Thus, as regards weapons, the Homeric heroes are in the age of bronze, like them who slept in the tombs of the Mycenaean age. When Homer speaks of the use of cutting instruments of iron, he is always concerned, except in the two cases given, not with weapons but with implements, which really were of iron. The wheelwright fells a tree “with the iron,” that is, with an axe; Antilochus fears that Achilles “will cut his own throat with the iron,” that is, with his knife, a thing never used in battle; the cattle struggle when slain with “the iron,” that is, the butcher’s knife; and Odysseus shoots “through the iron,” that is, through the holes in the blade of the iron axes. 218 Thus Homer never says that this or that was done “with the iron” in the case of any but one weapon of war. Pandarus “drew the bow-string to his breast and to the bow.” 219 Whoever wrote that line was writing in an age, we may think, when arrow-heads were commonly of iron; but in Homer, when the metal of the arrow-head is mentioned, except, in this one case, it is always bronze. The iron arrow-tip of Pandarus was of an early type, the shaft did not run into the socket of the arrow-head; the tang of the arrow-head, on the other hand, entered the shaft, and was whipped on with sinew. [Iliad, IV. 151.] Pretty primitive this method, still the iron is an advance on the uniform bronze of Homer. The line about Pandarus and the iron arrow-head may really be early enough, for the arrow-head is of a primitive kind — socketless — and primitive is the attitude of the archer: he “drew the arrow to his breast.” On the Mycenaean silver bowl, representing a siege, the archers draw to the breast, in the primitive style, as does the archer on the bronze dagger with a representation of a lion hunt. The Assyrians and Khita drew to the ear, as the monuments prove, and so does the “Cypro–Mycenaean” archer of the ivory draught-box from Enkomi. 220 In these circumstances we cannot deny that the poet may have known iron arrow-heads.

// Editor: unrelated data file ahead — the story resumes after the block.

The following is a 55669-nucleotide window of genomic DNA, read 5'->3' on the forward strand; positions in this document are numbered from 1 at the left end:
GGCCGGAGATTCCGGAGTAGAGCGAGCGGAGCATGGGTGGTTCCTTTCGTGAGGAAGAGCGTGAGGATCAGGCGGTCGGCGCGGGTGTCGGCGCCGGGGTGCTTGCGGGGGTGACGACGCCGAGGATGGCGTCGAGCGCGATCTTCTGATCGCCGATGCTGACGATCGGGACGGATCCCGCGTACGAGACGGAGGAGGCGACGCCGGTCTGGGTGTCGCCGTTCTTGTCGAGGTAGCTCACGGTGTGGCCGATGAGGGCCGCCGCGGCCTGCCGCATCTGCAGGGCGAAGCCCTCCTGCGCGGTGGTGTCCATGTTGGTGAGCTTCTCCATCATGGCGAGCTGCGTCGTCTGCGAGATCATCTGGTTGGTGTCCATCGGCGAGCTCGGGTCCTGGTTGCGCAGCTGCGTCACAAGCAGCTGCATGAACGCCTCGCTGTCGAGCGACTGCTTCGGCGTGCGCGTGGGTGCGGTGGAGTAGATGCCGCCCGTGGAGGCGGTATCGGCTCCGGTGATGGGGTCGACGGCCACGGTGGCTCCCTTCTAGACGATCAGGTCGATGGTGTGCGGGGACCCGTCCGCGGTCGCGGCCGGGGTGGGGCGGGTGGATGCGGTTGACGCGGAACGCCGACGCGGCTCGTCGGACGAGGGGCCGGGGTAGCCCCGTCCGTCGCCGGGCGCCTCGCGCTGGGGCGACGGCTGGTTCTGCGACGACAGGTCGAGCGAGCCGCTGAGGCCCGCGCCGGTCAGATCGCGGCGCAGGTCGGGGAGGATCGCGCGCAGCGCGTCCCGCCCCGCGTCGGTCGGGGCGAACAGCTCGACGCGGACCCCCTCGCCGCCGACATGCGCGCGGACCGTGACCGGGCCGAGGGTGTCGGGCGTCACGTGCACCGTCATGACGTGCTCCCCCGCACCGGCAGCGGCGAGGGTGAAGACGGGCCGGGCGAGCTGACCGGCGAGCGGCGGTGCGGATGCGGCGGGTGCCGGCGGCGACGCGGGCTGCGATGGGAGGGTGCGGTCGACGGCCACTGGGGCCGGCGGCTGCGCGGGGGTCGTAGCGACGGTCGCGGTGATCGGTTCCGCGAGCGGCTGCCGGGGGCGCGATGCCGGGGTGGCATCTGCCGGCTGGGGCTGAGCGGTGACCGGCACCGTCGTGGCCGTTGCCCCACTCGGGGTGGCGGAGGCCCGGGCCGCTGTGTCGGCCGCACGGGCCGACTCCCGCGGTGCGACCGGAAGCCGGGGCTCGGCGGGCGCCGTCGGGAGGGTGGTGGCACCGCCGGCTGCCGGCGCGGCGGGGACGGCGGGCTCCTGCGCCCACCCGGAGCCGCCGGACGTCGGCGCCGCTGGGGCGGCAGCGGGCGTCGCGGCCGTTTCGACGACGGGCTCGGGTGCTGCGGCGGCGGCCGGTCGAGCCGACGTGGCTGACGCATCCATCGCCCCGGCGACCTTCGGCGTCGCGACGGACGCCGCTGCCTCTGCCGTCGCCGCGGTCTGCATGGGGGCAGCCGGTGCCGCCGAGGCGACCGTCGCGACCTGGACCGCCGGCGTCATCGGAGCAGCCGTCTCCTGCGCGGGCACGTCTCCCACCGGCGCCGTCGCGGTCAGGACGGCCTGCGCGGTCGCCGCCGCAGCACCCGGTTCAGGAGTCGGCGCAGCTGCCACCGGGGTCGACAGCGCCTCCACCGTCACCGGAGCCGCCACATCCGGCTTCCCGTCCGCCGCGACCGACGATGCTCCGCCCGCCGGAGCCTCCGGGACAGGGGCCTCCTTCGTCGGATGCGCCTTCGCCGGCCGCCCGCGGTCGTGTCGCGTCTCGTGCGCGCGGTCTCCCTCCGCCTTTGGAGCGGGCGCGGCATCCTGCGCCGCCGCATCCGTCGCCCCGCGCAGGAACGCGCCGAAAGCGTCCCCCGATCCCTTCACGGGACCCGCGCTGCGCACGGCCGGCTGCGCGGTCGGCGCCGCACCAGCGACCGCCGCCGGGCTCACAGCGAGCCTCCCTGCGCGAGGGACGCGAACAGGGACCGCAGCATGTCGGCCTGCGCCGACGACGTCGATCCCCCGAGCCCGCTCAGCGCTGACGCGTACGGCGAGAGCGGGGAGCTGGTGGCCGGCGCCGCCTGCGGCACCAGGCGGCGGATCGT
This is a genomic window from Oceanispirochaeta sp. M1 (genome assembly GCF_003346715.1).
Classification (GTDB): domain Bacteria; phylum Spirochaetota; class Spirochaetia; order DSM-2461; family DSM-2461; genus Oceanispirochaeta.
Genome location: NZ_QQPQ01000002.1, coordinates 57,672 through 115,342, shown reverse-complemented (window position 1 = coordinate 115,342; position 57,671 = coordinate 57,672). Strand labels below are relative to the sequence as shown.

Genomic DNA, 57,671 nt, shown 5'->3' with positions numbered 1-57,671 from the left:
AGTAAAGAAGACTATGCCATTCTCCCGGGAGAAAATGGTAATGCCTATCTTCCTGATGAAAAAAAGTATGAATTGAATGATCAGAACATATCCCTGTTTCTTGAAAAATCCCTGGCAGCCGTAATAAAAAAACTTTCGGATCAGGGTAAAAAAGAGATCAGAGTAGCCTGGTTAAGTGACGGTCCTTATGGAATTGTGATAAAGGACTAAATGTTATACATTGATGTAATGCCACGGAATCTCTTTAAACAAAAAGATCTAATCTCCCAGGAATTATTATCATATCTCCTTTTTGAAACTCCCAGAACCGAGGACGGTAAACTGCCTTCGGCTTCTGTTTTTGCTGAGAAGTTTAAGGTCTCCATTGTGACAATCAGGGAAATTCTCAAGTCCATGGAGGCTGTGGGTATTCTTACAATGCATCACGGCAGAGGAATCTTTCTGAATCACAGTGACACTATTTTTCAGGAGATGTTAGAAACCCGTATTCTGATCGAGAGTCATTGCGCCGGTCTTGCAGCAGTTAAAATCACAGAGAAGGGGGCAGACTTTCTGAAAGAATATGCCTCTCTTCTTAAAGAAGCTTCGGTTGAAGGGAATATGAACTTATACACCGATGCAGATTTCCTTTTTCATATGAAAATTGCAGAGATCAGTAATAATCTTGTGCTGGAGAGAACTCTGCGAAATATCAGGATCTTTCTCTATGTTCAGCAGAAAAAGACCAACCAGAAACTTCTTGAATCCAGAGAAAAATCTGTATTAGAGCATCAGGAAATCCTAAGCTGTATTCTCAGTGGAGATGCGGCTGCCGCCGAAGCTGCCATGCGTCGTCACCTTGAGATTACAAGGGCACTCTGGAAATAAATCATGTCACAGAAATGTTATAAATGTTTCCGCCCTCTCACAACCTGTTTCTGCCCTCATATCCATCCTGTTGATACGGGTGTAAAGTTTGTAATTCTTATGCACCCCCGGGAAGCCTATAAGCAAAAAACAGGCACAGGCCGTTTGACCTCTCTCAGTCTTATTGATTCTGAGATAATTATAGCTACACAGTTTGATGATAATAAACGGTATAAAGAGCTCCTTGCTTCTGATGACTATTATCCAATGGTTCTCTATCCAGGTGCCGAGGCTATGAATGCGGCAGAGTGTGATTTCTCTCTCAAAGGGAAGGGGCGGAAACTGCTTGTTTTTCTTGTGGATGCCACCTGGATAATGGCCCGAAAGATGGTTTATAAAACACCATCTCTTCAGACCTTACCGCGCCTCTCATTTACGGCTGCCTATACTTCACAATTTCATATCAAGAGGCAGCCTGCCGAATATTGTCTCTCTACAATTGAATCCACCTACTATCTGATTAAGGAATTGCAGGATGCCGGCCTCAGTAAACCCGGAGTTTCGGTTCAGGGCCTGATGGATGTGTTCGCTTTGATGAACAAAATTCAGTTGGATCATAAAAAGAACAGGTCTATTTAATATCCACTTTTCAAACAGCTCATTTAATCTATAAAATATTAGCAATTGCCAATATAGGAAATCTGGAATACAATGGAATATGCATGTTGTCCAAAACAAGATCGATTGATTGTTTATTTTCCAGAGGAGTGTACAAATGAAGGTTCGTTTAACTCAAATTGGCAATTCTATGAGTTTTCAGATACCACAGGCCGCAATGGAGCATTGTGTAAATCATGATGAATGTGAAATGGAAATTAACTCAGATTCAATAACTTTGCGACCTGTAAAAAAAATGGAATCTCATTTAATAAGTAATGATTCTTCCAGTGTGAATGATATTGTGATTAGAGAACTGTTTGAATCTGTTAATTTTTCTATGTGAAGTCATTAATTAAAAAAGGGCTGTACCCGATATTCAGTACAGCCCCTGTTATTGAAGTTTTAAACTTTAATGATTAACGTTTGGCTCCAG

We now take the case of axes. We never hear from Homer of the use of an iron axe in battle, and warlike use of an axe only occurs twice. In Iliad, XV. 711, in a battle at and on the ships, “they were fighting with sharp axes and battle-axes” ([Greek text: axinai]) “and with great swords, and spears armed at butt and tip.” At and on the ships, men would set hand to whatever tool of cutting edge was accessible. Seiler thinks that only the Trojans used the battle-axe; perhaps for damaging the ships: he follows the scholiast. [Greek text: Axinae], however, 221 may perhaps be rendered “battle-axe,” as a Trojan, Peisandros, fights with an [Greek text: Axinae], and this is the only place in the Iliad, except XV. 711, where the thing is said to be used as a weapon. But it is not an iron axe; it is “of fine bronze.” Only one bronze battle-axe, according to Dr. Joseph Anderson, is known to have been found in Scotland, though there are many bronze heads of axes which were tools.

Axes ([Greek text: pelekeis]) were implements, tools of the carpenter, woodcutter, shipwright, and so on; they were not weapons of war of the Achaeans.

As implements they are, with very rare exceptions, of iron. The wheelwright fells trees “with the gleaming iron,” iron being a synonym for axe and for knife. 222 In Iliad, XIII. 391, the shipwrights cut timber with axes. In Iliad, XXIII. 114, woodcutters’ axes are employed in tree-felling, but the results are said to be produced [Greek text: tanaaekei chalcho], “by the long-edged bronze,” where the word [Greek text: tanaaekaes] is borrowed from the usual epithet of swords; “the long edge” is quite inappropriate to a woodcutter’s axe. On Calypso’s isle Calypso gives to Odysseus a bronze axe for his raft-making. Butcher’s work is done with an axe. 223 The axes offered by Achilles as a prize for archers and the axes through which Odysseus shot are implements of iron. 224